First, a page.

My approach is, frankly, to use friction to keep my goals. I have a set of activities I do and pursuits that I pursue and eventually I grow tired of each. I rock climb three times a week for a few months, get really strong at it, then burn out a little and back off. I sign up for big cycling events (another good one -- make external commitments) and then train for them, lean out and get my heart in great shape, and then afterwards, slow down on it. There's only so many weekends in a row I can bike 50+ miles before I'm just like, meh, and slow down.
I haven't been on my road bike in months, but earlier this year I was training my ass off.
Then I slack and eventually am like, ugh, I gotta get my ass back on the rock, or my bike saddle, or on my meditation cushion, or in my yoga classes, or in an apron in my kitchen or whatever, and so it goes.
I'm never just sitting around doing nothing, I just do too much to really do it all well at once.
Eventually when things are important to me, I can tell, and I pay attention and the motivation comes.
Here's another little anecdote I liked, though, that touches on motivation at a longer-term level. A Buddhist teacher was giving a lecture, a friend of mine had a recording, and he's this guy who's been very successful at his pursuits, opened a retreat center, wrote a book, etc. He sets his mind to things and gets them done. Someone asked, during Q&A, how he was so prolific and successful at his undertakings and he said,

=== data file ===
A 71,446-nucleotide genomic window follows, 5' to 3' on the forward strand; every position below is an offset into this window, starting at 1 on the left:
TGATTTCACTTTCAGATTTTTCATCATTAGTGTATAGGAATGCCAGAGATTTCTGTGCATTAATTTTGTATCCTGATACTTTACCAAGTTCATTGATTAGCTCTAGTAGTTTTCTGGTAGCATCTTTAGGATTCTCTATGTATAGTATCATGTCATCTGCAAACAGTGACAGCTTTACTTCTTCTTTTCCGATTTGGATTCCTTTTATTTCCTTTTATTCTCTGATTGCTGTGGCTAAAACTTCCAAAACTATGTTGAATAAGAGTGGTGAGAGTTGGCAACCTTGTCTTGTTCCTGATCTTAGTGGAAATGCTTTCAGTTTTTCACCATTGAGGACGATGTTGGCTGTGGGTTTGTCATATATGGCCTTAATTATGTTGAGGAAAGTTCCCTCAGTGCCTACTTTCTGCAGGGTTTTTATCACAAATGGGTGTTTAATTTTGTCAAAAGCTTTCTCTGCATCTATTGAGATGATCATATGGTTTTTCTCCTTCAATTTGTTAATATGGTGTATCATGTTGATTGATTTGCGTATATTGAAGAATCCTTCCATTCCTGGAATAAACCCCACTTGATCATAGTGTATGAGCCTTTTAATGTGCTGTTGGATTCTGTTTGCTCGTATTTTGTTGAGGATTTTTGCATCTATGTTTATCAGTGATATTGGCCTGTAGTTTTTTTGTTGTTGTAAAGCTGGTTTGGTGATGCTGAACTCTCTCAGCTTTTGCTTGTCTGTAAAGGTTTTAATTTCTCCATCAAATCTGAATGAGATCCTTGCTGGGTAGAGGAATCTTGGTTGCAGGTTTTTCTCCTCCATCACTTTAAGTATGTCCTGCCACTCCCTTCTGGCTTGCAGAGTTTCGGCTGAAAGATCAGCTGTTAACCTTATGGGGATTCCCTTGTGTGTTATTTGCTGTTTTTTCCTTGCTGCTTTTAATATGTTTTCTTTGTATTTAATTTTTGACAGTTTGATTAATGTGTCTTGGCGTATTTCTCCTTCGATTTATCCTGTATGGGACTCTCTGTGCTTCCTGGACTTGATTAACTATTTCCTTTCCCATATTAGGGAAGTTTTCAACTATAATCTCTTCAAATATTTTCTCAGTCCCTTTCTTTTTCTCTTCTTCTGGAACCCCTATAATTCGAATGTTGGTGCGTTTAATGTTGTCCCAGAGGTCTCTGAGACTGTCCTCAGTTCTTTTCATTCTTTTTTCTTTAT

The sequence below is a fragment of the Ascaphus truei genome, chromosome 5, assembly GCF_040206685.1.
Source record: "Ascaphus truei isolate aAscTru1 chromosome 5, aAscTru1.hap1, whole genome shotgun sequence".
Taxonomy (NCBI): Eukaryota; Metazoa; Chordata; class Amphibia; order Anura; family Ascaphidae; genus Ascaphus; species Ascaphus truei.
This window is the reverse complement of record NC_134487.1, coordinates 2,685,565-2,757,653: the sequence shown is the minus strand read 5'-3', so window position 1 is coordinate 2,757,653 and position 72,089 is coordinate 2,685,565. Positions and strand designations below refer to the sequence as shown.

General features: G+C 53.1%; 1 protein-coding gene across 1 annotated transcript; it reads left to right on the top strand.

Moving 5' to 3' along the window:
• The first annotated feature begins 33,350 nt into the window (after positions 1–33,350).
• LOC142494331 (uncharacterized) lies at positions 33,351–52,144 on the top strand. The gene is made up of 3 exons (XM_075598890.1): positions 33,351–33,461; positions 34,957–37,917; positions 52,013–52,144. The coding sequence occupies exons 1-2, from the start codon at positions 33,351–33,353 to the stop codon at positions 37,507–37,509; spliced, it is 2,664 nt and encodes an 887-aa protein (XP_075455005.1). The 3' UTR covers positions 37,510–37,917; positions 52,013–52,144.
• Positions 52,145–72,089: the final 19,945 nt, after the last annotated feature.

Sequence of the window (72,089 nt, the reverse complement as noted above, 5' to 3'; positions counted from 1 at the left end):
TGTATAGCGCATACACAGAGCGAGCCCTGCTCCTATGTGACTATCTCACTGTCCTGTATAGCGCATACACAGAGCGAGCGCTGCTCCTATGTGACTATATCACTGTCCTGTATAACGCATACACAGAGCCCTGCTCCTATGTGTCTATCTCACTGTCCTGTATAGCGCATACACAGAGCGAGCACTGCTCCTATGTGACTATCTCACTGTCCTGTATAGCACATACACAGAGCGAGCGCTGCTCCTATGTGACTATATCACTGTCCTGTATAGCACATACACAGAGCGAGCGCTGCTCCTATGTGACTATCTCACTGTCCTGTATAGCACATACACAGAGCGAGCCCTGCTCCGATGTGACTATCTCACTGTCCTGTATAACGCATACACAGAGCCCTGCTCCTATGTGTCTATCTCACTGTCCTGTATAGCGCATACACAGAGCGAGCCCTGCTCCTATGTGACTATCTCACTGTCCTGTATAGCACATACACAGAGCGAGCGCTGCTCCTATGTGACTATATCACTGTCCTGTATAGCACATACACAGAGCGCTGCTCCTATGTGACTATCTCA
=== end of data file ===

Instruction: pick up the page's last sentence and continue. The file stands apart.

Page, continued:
"Well, I realized at some point that any real project I undertook was about a 5-year commitment. I'd start thinking about the book, and later really start putting together notes, and even though the actual writing only took a handful of months, from start to finish it was five years. The retreat center, at first, I thought it would only be about a year or two, but finding the right land, then getting good teachers to draw students, building word of mouth, everything it took was about five years start to finish.
Once I realized that, I realized I know how many projects I have left in me. If each one is 5 years, given how long I'll probably live that's around 6 more projects, maybe as many as 8, but who knows how physically capable I'll be for the 7th and 8th.
Knowing that I only have 6 more real, solid projects in me, it makes it very easy to be work diligently and stay focused on each one."
I thought that was kind of sobering, but at the same time, I see his point.